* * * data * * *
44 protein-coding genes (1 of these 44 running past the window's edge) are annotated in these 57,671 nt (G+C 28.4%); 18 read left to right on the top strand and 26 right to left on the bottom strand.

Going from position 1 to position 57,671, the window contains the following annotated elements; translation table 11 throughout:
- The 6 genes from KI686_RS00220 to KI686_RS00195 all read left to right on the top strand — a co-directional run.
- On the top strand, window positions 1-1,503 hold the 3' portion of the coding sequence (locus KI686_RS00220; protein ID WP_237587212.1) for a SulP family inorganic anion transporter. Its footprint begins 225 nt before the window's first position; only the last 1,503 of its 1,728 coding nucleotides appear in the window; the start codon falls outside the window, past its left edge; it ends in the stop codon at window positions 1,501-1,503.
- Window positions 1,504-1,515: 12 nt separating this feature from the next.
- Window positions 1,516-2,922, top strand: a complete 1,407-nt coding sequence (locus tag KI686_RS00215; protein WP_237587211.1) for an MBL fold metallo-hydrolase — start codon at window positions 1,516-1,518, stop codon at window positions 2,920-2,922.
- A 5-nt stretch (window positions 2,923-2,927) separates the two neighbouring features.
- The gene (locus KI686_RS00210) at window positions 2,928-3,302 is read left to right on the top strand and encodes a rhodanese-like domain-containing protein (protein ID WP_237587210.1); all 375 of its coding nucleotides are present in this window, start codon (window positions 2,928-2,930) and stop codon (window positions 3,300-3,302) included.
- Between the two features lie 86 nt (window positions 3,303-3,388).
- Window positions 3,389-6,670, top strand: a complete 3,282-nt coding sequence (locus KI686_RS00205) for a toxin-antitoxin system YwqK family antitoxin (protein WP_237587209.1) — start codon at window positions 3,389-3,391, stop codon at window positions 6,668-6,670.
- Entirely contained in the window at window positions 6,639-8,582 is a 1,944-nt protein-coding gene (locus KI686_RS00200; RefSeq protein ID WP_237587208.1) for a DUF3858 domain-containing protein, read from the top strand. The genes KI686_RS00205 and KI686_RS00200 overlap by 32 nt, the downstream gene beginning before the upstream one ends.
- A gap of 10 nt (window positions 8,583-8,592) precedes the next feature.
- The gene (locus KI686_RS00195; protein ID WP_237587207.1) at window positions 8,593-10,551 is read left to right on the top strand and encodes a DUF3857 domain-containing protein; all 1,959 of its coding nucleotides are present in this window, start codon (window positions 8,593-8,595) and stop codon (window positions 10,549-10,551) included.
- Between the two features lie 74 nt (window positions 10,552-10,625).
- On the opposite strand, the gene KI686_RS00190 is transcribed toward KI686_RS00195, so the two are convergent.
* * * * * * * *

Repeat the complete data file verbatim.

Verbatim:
44 protein-coding genes (1 of these 44 running past the window's edge) are annotated in these 57,671 nt (G+C 28.4%); 18 read left to right on the top strand and 26 right to left on the bottom strand.

Going from position 1 to position 57,671, the window contains the following annotated elements; translation table 11 throughout:
- The 6 genes from KI686_RS00220 to KI686_RS00195 all read left to right on the top strand — a co-directional run.
- On the top strand, window positions 1-1,503 hold the 3' portion of the coding sequence (locus KI686_RS00220; protein ID WP_237587212.1) for a SulP family inorganic anion transporter. Its footprint begins 225 nt before the window's first position; only the last 1,503 of its 1,728 coding nucleotides appear in the window; the start codon falls outside the window, past its left edge; it ends in the stop codon at window positions 1,501-1,503.
- Window positions 1,504-1,515: 12 nt separating this feature from the next.
- Window positions 1,516-2,922, top strand: a complete 1,407-nt coding sequence (locus tag KI686_RS00215; protein WP_237587211.1) for an MBL fold metallo-hydrolase — start codon at window positions 1,516-1,518, stop codon at window positions 2,920-2,922.
- A 5-nt stretch (window positions 2,923-2,927) separates the two neighbouring features.
- The gene (locus KI686_RS00210) at window positions 2,928-3,302 is read left to right on the top strand and encodes a rhodanese-like domain-containing protein (protein ID WP_237587210.1); all 375 of its coding nucleotides are present in this window, start codon (window positions 2,928-2,930) and stop codon (window positions 3,300-3,302) included.
- Between the two features lie 86 nt (window positions 3,303-3,388).
- Window positions 3,389-6,670, top strand: a complete 3,282-nt coding sequence (locus KI686_RS00205) for a toxin-antitoxin system YwqK family antitoxin (protein WP_237587209.1) — start codon at window positions 3,389-3,391, stop codon at window positions 6,668-6,670.
- Entirely contained in the window at window positions 6,639-8,582 is a 1,944-nt protein-coding gene (locus KI686_RS00200; RefSeq protein ID WP_237587208.1) for a DUF3858 domain-containing protein, read from the top strand. The genes KI686_RS00205 and KI686_RS00200 overlap by 32 nt, the downstream gene beginning before the upstream one ends.
- A gap of 10 nt (window positions 8,583-8,592) precedes the next feature.
- The gene (locus KI686_RS00195; protein ID WP_237587207.1) at window positions 8,593-10,551 is read left to right on the top strand and encodes a DUF3857 domain-containing protein; all 1,959 of its coding nucleotides are present in this window, start codon (window positions 8,593-8,595) and stop codon (window positions 10,549-10,551) included.
- Between the two features lie 74 nt (window positions 10,552-10,625).
- On the opposite strand, the gene KI686_RS00190 is transcribed toward KI686_RS00195, so the two are convergent.